The thing that kept me on the side of sensible, even as a young kid, was that I required an absurd amount of stimulation, followed by an absurd amount of personal space. A writer from the womb, I kept countless journals about life, death, and dreamy boys--all of equal importance. Some thoughts were so dark that I should have been committed; others were so frivolous that I could have been on The Hills. But there was always that duality: writer with a heavy heart, and wild child with a stethoscope on her crotch.
I definitely didn't get the badass in my bloodstream from my dad. Edward Shelasky is a gentle, easygoing, law-abiding citizen. He's a simple Red Sox-�rooting, Monopoly-playing, Seinfeld-loving "Masshole," and the youngest of three children from the lovely and successful couple Milton and Dorothy Shelasky, my grandparents. The Shelaskys had a third-generation uniform business (which my father eventually took over), and they raised him to be quiet, warm, and understanding. In other words, the perfect father to two dramatic daughters. My sister and I may idolize my mom, but we feel as equally blessed to have the world's most attentive father, who played with us as kids and listens to us as adults. Both Milton and Dorothy passed away before I turned thirteen, but I adored them so, and I can still taste my grandmother's luscious brisket and my grandfather's stash of frozen Snickers. They were wonderful grandparents . . . even if they always suspected my mother to be a crazy, hippie, gypsy freak.
Laurie Temkin Shelasky, my mom, comes from a struggling, salt-of-the-earth family. True survivors. Her loving father, Lazar Temkin, was a good but complicated man. He died when she and her five siblings were children. Along with my wise, beautiful, ever-resilient grandmother, Dorothy Pava, the Temkin children had many hardships and tragedies, but they survived through endless laughter and fierce loyalty to each other. My aunts, uncles, and cousins are always the first to have my back and are fully responsible for the one thing I know to be true in life--that family is everything. They may not be perfect, but there aren't better people than the loud, lawless, rambunctious, rough-around-the-edges Temkins.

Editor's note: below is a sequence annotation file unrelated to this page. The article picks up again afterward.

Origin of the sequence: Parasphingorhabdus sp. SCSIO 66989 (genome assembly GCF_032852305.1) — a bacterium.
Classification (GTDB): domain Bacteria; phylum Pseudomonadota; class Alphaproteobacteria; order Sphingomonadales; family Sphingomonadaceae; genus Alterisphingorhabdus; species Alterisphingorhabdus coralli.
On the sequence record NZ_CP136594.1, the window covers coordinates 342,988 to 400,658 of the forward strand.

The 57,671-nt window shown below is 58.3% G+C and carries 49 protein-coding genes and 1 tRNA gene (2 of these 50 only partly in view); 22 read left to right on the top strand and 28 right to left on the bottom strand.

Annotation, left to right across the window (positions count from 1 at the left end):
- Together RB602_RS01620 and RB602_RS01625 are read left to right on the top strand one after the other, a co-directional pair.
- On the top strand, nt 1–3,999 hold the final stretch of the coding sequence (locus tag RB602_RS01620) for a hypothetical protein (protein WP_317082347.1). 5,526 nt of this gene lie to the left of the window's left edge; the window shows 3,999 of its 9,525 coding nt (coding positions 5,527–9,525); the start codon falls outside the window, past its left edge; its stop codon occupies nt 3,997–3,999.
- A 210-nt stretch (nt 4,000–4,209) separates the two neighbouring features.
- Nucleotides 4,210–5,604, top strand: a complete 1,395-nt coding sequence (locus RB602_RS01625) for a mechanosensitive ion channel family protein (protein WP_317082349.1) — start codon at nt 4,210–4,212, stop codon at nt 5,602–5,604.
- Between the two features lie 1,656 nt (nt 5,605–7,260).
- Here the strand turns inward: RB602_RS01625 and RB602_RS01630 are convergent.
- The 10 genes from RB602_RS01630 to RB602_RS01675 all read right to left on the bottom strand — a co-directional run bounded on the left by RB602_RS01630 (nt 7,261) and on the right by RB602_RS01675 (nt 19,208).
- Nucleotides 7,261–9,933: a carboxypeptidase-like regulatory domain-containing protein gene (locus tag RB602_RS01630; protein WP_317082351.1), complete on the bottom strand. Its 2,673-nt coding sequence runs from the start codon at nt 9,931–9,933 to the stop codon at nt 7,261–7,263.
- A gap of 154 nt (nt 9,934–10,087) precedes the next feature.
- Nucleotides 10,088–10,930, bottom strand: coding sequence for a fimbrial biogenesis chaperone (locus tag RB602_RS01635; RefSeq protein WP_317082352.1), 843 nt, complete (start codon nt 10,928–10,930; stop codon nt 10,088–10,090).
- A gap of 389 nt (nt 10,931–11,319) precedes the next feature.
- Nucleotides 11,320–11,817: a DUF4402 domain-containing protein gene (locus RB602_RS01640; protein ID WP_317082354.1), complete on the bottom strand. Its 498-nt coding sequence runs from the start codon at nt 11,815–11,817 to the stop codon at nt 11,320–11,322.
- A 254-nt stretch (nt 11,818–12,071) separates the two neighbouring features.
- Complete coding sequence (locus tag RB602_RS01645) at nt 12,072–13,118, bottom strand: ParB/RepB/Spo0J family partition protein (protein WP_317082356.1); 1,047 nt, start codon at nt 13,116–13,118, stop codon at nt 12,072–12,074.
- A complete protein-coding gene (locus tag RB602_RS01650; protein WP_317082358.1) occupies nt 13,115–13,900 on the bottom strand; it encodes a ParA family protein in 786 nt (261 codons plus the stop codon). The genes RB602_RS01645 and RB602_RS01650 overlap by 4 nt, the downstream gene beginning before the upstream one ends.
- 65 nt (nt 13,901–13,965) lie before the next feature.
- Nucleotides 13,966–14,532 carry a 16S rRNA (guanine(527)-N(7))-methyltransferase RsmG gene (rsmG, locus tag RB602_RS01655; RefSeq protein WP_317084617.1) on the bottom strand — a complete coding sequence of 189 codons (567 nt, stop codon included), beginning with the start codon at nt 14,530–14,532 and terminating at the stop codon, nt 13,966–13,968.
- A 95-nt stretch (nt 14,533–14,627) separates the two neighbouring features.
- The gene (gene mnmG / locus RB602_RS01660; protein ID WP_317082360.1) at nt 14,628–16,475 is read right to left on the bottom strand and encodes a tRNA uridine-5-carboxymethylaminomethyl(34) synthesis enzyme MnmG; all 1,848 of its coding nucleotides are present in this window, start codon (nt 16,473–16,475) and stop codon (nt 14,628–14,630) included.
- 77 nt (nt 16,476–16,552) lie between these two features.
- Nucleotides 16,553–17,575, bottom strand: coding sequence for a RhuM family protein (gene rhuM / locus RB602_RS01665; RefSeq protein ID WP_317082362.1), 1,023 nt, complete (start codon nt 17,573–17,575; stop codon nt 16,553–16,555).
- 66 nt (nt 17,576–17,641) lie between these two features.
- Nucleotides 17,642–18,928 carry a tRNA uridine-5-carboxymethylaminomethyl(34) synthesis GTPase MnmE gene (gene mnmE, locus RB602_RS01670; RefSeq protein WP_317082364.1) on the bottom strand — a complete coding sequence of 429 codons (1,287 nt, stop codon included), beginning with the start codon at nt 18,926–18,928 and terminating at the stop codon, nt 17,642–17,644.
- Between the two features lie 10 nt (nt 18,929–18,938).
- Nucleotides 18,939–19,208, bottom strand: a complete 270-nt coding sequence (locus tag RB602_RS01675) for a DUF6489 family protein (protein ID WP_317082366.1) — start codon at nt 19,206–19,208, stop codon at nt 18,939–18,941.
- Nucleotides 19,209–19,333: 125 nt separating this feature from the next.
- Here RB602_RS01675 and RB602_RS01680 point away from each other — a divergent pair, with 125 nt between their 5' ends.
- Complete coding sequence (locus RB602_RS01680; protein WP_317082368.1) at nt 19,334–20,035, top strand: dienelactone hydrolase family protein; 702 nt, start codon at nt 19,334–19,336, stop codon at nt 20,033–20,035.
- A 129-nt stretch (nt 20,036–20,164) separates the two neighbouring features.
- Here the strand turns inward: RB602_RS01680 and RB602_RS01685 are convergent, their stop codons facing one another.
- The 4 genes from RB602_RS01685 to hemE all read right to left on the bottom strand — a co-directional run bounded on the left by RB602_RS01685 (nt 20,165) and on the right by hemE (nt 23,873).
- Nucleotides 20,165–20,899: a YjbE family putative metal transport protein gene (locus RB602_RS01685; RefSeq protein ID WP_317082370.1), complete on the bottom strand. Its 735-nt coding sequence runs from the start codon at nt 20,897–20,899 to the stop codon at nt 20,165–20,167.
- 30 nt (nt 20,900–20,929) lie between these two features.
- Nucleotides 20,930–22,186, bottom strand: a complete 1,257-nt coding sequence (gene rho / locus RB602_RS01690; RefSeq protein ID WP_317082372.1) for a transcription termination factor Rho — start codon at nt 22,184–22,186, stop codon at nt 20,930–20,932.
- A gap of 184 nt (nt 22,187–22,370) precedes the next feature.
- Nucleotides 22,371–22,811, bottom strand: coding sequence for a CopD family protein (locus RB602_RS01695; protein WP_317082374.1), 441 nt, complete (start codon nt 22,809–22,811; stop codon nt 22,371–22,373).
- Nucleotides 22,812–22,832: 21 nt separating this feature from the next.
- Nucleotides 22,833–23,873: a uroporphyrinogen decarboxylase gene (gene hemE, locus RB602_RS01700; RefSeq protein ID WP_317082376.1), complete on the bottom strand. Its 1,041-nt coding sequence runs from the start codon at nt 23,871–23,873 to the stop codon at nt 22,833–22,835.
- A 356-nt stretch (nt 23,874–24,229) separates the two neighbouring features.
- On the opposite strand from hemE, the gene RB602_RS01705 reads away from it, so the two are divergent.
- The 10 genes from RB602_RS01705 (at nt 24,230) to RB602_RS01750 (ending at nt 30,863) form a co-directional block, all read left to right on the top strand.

The Temkins also have a contagious secret language. "P.T." is shorthand for "poor thing," like people born without faces, or my shy sister who threw up on every school field trip. "O.D.D." stands for "odd," but dangerously so, like the Unabomber or Octomom. "N.G." is "no good," like my friend who made me fake the kidnapping. And my favorite is the family motto, borrowed from The Big Lebowski: "Sometimes you eat the bear, and sometimes the bear eats you." This has evolved into any one of us screaming, "I ate the freakin' bear!" or "Bear Stew!" whenever something goes our way. And for the Temkins, that isn't every day.
One time, as a kid visiting New York, I was on the bus with my mother when a bloated man in Burberry, complete with croissant in his beard and crust in his eyes, yelled at me for resting my pocketbook on an unused seat. Mind you, the entire bus was empty except us. "Were you raised by wolves, you stupid girl?" he mumbled bitterly. I didn't know if I should laugh or cry until my fearless mother--the same woman who grounded us only if we were rude or remotely unkind to others--came to the rescue with fangs: "Actually, she was raised by me, you fat fuck!" My mom and I laughed so hard we had to exit the bus to contain ourselves.
Accordingly, with the fusion of the elegant Shelaskys and the untamable Temkins, my sister and I turned out somewhere between highbrow and hillbilly. We are Bergdorf Goodman and Bob's Discount Store; we are Veuve Clicquot and watermelon wine coolers; we are JAPs and townies. We are . . . who we are.
Our family ate almost every breakfast and dinner together, not that any of us helped Mom with the preparations. We were not spoiled financially, but for some reason, we never lifted a finger when it came to getting fed. My mother's time in the kitchen was her private pleasure. I think that because her childhood was so chaotic, the kitchen gave her a sense of control. She baked before anyone woke up in the morning, or when we were at school, and to be honest, I'm not even sure how or when dinner got done. Even though she'd always rather be near her children than not, we instinctively left her alone when she was at the stove in her apron.
My mother approached ingredients like a European. She'd drive an hour away, toward the Berkshires, for rural, street-side produce stands almost daily. Rarely did she purchase anything canned or processed at the supermarket, and needless to say, she's never "nuked" a thing in her life. (How to work a microwave is still a mystery to all of us.) Mom baked most of her own breads and all of our family's desserts from scratch. With her riffs on Moosewood and Silver Palate recipes, she made delicious soups, hearty stews, and simple proteins, experimenting with couscous, quinoa, and other rustic dishes that didn't really show up in the suburbs during the 1980s and '90s. When we did have meat, it was nothing fancy, just whatever cut was on sale, proudly served to the family and cooked "extra well done." Fish was infrequent and also baked to a crisp. My mother didn't know or care about the secret rules to fine dining, where steaks are bloody and fish is gently seared, and ironically, it's that disregard for cooking conventions that made her so comfortable in our happy, terra-cotta kitchen. We might have held our utensils in the wrong hand and had inappropriate (yet unthinkably funny) conversations at the dinner table, but we drank sparkling Pellegrino with fresh lemon, sat with excellent posture, and spooned out our sauces and gravies from cherry red ramekins.